Following the conspiracy occasioning a cause of action against Madam Catherine Afeku and the husband in the earlier judgment dated 30th November, 2007 given in Suit No. 245/06, an Accra High Court presided over by His Lordship Justice P. Bright Mensah on 5th March, 2014, upon the arguments put forward by the applicants’ lawyer, Godfred Yeboah Dame Esq. ruled to restrain the enforcement of the earlier judgment until the final determination of the instant action brought against the defendants – thus Patrick Gick, Bill Gick, David Thomas and Francis Kaku Nokoe.

As a result, the court in setting aside the judgment in Suit No.245/06 entitled; Madam Catherine Afeku and the husband as tainted by fraud and deceit practiced on the court; general damages for fraud; an order for recovery of all sums paid to the 1st and 2nd defendants by plaintiffs in satisfaction of the judgment debts, release of plaintiffs house No. LVC/73, Lower Axim from attachment; recovery of possession of 1st Plaintiff’s Nissan Navara Pick-up vehicle with registration No. GC 3300-09, punitive costs to mention, but few.

From the above, it is therefore tacit fact that Madam Catherine Afeku is, after all, not guilty of ‘fraud’ as her detractors are alleging until the final determination of the matter [civil suit].

So, for a group like TAG to say that the nominee is not fit to be appointed minister, is not coherent with the provision of Article 94 Clause [2] of the 1992 Republican Constitution of Ghana, which clearly spells out how a person may be debarred from holding public office.


In 2016, the Gick family [Patrick, Bill] went to court claiming that, Catherine Afeku and her husband, had defrauded them in a business venture they both funded.

Patrick and Bill [both America citizens], argued that since they were partners in the business [inter Café’] set in Ghana, they were eligible to a percentage of the proceeds that had accrued from the business.

The position of the Americans were contested, however, strongly by Catherine and the husband on the basis that, the proceeds from the business, were used to cater for their son, David Thomas, who was in their [Afekus] care after an agreement reached by the two parties.

The court, presided over by Her Lordship, Barbara Ackah-Yensu, after listening to argument and counter-arguments from both sides, ruled against the nominee[Catherine] and the husband, and ordered them to pay the US couple US$217,464 with interest.

The recent ruling of the Court as secured by Godfred Yeboah Dame, counsel for the Afekus, undercut the victory earlier chalked by the American couple against the nominee and the husband; and that will mean that it will take damages to restore the hard-won reputation of the Evalue-Gwira MP, following the application filed by her counsel, who is currently waiting to appear before the Appointments Committee of Parliament for vetting.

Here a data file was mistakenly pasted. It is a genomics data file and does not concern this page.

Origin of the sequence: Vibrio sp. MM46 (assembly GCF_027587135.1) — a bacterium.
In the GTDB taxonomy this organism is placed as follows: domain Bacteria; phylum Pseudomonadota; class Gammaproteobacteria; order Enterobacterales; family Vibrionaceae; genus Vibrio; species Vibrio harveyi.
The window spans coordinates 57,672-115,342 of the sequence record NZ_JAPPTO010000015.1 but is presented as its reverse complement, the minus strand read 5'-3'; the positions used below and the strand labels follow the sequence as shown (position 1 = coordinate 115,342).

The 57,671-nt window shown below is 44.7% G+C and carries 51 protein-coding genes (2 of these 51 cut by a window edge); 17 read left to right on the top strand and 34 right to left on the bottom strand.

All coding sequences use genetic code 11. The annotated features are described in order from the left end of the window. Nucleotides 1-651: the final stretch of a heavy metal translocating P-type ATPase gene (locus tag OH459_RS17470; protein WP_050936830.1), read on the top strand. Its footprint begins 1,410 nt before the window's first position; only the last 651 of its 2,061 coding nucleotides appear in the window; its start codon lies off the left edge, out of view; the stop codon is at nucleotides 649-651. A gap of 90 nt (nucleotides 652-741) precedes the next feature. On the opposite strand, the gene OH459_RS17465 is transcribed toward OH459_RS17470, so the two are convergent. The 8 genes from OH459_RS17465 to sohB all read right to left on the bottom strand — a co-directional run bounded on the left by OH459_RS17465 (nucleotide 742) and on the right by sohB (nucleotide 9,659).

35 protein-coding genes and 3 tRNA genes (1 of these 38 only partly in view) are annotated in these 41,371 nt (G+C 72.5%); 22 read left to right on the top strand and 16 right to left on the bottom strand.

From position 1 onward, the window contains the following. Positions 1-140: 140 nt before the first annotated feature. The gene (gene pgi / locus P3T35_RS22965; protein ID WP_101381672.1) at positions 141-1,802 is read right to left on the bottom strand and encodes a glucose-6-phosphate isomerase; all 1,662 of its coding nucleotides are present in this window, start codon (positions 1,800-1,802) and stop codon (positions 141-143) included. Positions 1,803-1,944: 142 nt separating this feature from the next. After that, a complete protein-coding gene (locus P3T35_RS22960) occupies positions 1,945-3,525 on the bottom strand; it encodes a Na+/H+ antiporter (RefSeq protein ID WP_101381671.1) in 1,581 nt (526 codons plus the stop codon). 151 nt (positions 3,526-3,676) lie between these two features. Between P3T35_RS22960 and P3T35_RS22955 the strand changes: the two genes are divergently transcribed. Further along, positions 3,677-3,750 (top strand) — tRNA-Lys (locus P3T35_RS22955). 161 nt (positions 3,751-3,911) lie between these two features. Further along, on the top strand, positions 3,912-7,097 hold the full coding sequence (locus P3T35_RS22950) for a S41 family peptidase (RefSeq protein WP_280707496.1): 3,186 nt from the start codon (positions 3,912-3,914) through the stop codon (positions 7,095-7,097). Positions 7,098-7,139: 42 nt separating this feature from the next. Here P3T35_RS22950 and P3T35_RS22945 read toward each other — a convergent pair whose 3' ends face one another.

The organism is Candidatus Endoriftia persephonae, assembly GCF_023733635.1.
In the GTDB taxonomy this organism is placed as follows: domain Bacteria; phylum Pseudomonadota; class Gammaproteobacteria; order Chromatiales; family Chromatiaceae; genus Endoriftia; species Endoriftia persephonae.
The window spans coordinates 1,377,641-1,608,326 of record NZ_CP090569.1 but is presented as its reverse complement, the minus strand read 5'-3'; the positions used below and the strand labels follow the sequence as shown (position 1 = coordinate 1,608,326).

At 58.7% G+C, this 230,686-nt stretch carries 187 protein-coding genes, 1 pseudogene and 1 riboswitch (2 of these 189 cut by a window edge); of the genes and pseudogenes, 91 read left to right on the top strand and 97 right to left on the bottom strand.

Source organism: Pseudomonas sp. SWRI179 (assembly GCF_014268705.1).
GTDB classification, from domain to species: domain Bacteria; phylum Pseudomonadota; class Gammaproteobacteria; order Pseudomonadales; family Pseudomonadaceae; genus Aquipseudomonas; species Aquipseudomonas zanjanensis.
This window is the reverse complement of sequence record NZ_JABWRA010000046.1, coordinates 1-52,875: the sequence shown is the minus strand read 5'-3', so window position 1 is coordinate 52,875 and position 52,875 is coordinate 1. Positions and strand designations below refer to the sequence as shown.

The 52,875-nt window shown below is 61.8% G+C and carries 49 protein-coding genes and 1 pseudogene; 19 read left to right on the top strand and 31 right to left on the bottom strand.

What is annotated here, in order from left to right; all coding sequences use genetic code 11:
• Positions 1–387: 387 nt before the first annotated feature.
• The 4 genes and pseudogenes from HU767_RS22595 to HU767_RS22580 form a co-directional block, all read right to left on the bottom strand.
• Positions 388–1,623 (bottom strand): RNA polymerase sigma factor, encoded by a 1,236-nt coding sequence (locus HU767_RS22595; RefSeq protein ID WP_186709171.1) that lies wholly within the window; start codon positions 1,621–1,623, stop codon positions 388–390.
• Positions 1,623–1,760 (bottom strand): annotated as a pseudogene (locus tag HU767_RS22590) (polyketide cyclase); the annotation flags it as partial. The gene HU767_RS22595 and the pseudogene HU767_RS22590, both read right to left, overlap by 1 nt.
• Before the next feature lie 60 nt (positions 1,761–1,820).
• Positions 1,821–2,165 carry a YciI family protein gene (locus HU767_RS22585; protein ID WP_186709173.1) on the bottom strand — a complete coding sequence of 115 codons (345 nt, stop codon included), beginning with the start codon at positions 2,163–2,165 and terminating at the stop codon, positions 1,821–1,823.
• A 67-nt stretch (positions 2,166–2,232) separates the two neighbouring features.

Legal Arguments

Arguing the motion, the learned Counsel for the Applicants [Afekus] recounted the facts in Suit No. 245/06 and the events leading to the institution of the present suit. Relying heavily on the averments contained in the affidavit, he reiterated that once the issue has been raised as to the propriety of the judgment of the Commercial Court, this court, though differently constituted, has the power to stay execution of the earlier judgment. In support of the proposition, Counsel referred the court to the decision of the Supreme Court in Merchant Bank [Gh] LTD v Similar Ways LTD [2012] SCGLR440 and one other. Support for Catherine [Afeku] Paramount Queenmother of Nzema Traditional Council in-charge of development, Obaahemaa Edze Nkrumah II, unhappy with attempts by the unscrupulous few to stampede the appointment of Madam Catherine Afeku, has publicly come out to warn the nominee’s detractors to be mindful of their activities.

According to her, if those behind the smear campaign were indeed true indigenes, they should have welcomed the honour done the Nzemaland by President Akufo-Addo, since the last time a native of the land was appointed a minister was in the 60s.

Obaahemaa Edze Nkrumah II, therefore pleaded with the President to treat the accusation leveled against Catherine Afeku with disdain, since they were baseless and fabrications just to tarnish the hard-won reputation of the nominee.

"I am on behalf of all the Chiefs in Axim, the Axim Youth Alliance and all the queenmothers, in the area, pleading with President Akufo-Addo not to listen to the accusers of my grandchild and work with her. Were Catherine a fraudster I would be the first to raise red-flags about the issue. I know all about what they are saying and I can say on authority that there's no iota of truth in it”, she is quoted to have said.

Also, the Nzemaland Development Association- has indicated its preparedness to lock-horns with any individual or group that would be impediment to the appointment of minister-designate for Tourism, Arts and Culture, Catherine Abelema Afeku.

According to the leader of the Association, Diana Nyankopa, the group is ready to defend the nominee’s appointment to the letter, and hint of embarking on massive demonstration, should the appointment of Madam Catherine Afeku is withdrawn.

<![CDATA[Flagstaff House now Jubilee House]]>Sat, 04 Feb 2017 12:36:18 GMThttp://ghana-net.com/1/post/2017/02/flagstaff-house-now-jubilee-house.html Source: Daily Guide Africa - The name ‘Flagstaff House,’ Ghana’s seat of government, appears to have been changed to ‘Jubilee House’ by the Akufo-Addo-led New Patriotic Party (NPP) government.
Recent correspondences personally signed by President Nana Addo Dankwa Akufo-Addo indicated ‘Jubilee House’ instead of ‘Flagstaff House.’

There has always been a tussle between the current NPP administration and the former National Democratic Congress (NDC) government over what name should actually be used for the seat of government.

Initially called Flagstaff House when Ghana’s first President Kwame Nkrumah re-developed the facility in the 1960s to serve as his official residence and office, the NPP government under President John Agyekum Kufuor, rebuilt the whole place into a top-class edifice and changed the name to (Golden) Jubilee House as a monument in commemoration of Ghana’s 50th independence anniversary.